Diabetes linked to increased CVD mortality risk among Chinese adults
An increased risk for death among Chinese adults, especially from cardiovascular disease, is linked to diabetes, according to recent study findings published in Diabetes Care.
“Although diabetes is a well-established risk factor for all-cause death and CVD death, few population-based studies have examined the risk for death in people with [newly diagnosed diabetes] who were followed over a long time period,” the researchers wrote. “This is the first study to do so in China.”
Guangwei Li, MD, of China-Japan Friendship Hospital, and colleagues evaluated residents of Da Qing China aged 25 to 74 years to compare death rates and causes of death among 630 of them with newly diagnosed diabetes and 519 with normal glucose tolerance in 1986.
During a 23-year follow-up period, more participants in the diabetes group died (56.5%) compared with the normal glucose tolerance group (20.3%). The diabetes group had three times the RR for death from all causes compared with the normal glucose tolerance group.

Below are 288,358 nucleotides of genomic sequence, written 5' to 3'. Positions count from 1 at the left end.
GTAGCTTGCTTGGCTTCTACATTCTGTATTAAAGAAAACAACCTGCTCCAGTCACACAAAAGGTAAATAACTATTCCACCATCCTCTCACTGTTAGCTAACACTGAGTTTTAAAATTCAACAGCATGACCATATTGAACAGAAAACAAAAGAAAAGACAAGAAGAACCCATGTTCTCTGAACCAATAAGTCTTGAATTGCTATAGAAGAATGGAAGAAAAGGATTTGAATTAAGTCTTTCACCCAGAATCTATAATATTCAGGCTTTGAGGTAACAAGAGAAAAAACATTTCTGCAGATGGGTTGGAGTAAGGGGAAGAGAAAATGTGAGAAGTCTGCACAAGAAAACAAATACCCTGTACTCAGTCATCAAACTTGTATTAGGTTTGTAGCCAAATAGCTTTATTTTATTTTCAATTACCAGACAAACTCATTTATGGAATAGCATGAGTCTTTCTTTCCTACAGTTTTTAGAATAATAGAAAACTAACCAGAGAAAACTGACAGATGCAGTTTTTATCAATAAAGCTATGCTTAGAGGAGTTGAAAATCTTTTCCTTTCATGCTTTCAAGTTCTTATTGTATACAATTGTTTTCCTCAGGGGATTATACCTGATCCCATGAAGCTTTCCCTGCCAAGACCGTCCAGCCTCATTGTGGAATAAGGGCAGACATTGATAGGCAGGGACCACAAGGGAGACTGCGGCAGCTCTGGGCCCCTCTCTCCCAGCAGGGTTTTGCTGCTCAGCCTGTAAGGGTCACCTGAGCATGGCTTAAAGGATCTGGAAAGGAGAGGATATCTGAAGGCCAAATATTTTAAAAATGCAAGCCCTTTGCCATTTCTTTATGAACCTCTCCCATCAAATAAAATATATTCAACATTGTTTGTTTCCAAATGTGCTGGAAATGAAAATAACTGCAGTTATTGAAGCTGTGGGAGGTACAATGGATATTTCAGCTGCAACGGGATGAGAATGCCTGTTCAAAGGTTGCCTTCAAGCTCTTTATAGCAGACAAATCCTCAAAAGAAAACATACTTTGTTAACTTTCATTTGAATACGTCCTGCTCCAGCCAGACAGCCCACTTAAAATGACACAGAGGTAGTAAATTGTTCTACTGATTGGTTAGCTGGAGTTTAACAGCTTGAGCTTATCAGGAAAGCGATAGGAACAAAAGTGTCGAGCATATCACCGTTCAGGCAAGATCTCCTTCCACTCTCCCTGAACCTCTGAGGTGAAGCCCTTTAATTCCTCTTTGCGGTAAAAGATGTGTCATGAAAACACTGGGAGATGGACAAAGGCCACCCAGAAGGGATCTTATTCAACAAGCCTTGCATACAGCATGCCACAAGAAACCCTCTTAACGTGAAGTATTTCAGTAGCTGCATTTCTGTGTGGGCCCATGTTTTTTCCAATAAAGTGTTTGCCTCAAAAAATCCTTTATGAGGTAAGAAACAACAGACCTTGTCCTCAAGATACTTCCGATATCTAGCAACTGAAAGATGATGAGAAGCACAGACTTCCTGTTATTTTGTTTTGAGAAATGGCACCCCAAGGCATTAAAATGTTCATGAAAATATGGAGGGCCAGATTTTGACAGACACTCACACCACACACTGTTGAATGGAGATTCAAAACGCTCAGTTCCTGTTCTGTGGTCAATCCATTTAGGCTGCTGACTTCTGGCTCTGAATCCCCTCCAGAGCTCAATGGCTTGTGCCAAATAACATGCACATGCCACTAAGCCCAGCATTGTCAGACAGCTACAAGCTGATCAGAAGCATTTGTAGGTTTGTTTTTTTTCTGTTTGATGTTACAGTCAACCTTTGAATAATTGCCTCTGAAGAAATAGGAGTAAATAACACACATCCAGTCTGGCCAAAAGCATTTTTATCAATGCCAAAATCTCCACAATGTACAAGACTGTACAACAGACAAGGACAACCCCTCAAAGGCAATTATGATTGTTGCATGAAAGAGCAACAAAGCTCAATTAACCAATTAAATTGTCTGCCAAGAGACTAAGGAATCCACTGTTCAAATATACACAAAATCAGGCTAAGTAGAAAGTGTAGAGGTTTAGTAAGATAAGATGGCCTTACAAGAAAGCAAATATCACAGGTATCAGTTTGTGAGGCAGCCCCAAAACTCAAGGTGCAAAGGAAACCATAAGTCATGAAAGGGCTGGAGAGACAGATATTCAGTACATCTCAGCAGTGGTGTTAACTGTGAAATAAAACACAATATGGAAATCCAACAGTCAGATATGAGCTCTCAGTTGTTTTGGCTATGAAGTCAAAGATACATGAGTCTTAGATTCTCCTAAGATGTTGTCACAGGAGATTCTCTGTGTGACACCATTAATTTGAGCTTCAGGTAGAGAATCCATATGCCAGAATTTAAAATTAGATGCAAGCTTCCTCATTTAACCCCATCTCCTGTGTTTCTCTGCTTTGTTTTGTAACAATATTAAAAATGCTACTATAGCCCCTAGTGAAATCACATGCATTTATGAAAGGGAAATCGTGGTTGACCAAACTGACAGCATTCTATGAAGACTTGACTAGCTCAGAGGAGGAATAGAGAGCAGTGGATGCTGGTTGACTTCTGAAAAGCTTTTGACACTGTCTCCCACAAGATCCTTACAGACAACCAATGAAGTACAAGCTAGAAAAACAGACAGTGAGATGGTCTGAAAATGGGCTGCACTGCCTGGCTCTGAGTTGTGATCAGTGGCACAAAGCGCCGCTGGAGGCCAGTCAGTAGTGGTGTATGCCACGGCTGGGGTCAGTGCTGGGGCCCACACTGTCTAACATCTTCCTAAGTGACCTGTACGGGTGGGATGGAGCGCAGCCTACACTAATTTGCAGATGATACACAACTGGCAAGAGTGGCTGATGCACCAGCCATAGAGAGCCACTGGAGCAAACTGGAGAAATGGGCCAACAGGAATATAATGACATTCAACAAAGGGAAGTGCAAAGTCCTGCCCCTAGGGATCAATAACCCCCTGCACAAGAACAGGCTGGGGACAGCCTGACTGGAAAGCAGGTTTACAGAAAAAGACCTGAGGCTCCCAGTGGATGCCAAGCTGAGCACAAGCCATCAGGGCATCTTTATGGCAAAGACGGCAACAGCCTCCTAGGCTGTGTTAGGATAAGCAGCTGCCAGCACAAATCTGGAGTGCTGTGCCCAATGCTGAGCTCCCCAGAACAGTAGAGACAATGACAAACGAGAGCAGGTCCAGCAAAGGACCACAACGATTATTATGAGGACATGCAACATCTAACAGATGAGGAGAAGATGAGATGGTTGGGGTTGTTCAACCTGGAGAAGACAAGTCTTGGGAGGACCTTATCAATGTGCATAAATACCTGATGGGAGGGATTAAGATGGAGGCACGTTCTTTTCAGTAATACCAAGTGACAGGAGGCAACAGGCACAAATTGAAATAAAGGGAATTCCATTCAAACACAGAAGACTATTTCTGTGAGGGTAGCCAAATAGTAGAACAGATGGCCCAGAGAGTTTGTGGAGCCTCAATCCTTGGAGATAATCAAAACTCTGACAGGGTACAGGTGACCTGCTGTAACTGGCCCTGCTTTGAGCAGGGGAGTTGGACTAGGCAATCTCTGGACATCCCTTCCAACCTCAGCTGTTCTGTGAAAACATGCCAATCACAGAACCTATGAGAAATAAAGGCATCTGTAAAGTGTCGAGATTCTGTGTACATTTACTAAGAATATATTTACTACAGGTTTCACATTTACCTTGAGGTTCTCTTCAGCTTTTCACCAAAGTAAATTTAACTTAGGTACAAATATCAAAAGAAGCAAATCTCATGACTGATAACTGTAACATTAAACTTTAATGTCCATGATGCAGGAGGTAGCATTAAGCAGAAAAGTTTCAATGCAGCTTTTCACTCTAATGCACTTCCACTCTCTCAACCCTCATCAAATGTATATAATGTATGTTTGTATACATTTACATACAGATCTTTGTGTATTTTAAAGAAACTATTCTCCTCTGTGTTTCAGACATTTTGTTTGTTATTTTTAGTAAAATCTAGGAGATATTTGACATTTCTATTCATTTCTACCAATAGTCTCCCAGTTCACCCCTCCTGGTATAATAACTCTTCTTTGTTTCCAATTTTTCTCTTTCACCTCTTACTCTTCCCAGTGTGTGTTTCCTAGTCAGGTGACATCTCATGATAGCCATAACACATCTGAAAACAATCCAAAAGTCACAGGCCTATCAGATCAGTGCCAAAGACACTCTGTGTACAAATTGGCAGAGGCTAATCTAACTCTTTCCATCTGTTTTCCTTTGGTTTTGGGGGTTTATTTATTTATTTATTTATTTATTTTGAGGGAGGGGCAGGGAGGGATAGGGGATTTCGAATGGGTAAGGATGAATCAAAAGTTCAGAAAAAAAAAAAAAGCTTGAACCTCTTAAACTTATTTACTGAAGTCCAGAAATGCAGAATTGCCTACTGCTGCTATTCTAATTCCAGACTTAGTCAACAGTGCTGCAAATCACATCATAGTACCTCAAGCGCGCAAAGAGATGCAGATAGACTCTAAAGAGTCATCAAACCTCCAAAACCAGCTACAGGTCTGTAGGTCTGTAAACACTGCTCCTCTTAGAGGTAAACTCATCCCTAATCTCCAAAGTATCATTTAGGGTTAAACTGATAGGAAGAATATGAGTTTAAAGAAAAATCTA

Among the diabetes group, CVD was the cause of death in nearly half of men (47.5%) and women (49.7%). Women in the diabetes group were more likely to die of coronary heart disease (57.7%) compared with men (47.7%). Men in the diabetes group were more likely to die of stroke (52.3%) compared with women (42.3%). Among the normal glucose tolerance group, CVD mortality rates were lower at 5.3 per 1,000 person-years among men and 3.5 per 1,000 person-years among women.
“Our study is the first long-term population-based cohort study of mortality and causes of death related to diabetes in mainland China,” the researchers wrote. “It shows that diabetes was associated with a substantially increased risk of death, especially from CVD, and that in both men and women, almost half of this was due to stroke. Our study can provide more valid estimates of the excess deaths that are attributable to diabetes in mainland China and can be used to predict future mortality burden due to diabetes for China.” – by Amber Cox
Disclosure: The researchers report no relevant financial disclosures.